Friday, 9 May 2014

The Andrew Wiles Building wins RIBA Award

The new Mathematical Institute here in Oxford is one of 11 buildings to have won an RIBA (Royal Institute of British Architects) South Regional Award 2014.

Images courtesy of Rafael Viñoly Architects, © Will Pryce

Thursday, 8 May 2014

The mathematics of the Andrew Wiles building on Radio 4

This week's Radio 4 Inside Science programme includes a feature on the mathematics of the new Mathematical Institute here in Oxford. Professor Alain Goriely, Bruno Toledo from Architects Rafael Viñoly and Oxford Mathematics students discuss Penrose Tiling, arithmetical progressions and crystals.


Thursday, 8 May 2014

SIAM prize for Iain Smears

Iain Smears, a third-year D.Phil student in the Mathematical Institute here in Oxford and a member of Worcester College has won one of the three SIAM Student Paper Prizes this year for his journal article “Discontinuous Galerkin Finite Element Approximation of Hamilton-Jacobi-Bellman Equations with Cordes Coefficients,” published in the SIAM Journal on Numerical Analysis.

The SIAM Student Paper Prizes will be awarded during the course of the 2014 SIAM Annual Meeting, to be held July 7-11 in Chicago, Illinois.

Thursday, 24 April 2014
Monday, 14 April 2014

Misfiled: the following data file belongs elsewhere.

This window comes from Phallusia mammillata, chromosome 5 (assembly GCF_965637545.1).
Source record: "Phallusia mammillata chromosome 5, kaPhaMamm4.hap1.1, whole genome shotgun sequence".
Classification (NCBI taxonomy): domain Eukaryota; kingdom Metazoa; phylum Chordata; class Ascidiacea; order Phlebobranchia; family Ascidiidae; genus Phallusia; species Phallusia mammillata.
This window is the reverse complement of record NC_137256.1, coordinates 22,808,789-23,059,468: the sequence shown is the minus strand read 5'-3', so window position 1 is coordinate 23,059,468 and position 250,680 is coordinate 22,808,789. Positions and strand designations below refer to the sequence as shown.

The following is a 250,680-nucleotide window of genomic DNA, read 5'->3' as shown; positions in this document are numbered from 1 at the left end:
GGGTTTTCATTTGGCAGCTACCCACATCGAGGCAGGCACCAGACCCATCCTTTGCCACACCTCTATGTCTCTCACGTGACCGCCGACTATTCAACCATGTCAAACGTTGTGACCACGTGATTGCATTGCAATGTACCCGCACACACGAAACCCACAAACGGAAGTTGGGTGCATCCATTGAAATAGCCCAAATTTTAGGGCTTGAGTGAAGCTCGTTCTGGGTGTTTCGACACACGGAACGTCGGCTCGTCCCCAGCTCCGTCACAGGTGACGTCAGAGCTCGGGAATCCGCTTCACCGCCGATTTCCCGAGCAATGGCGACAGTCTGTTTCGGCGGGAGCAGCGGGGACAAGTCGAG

Searchable videos and scrubbing your floors - mathematics working with industry

What if you need to search through months of video files to identify a red car that was in shot for just a few seconds. Or how long do you have to scrub something before it can be considered clean? No big deal if it is the washing-up but what if there are hazardous chemicals in your workplace? 

The answer to both problems is mathematics.  Demonstrating this fact was the driving force for the 100th European Study Group with Industry which took place in Oxford from 7-11 April. Nine companies from sectors as diverse as chemicals, logistics, data processing, government and retail presented problems to a range of the world’s best mathematicians in an intensive week of brainstorming. The mathematicians’ brief was simple. Prove that mathematics can work in the real world and have a commercial application and value.

The result? The video search group came up with brand new algorithms for decompressing jpeg files to make objects recognisable by sharpening the edges in the image and reducing the computer-generated artefacts. Glynn Wright, CEO of Aralia, the company involved, said "we now have a clear insight into how we may advance the state-of-the-art in automated scene analysis. The range of skills brought to bear by graduates and professors alike forms a solid basis for our R&D that will keep Aralia busy for many months to come. Some of the results promise to be of considerable significance to virtually everyone who uses digital images."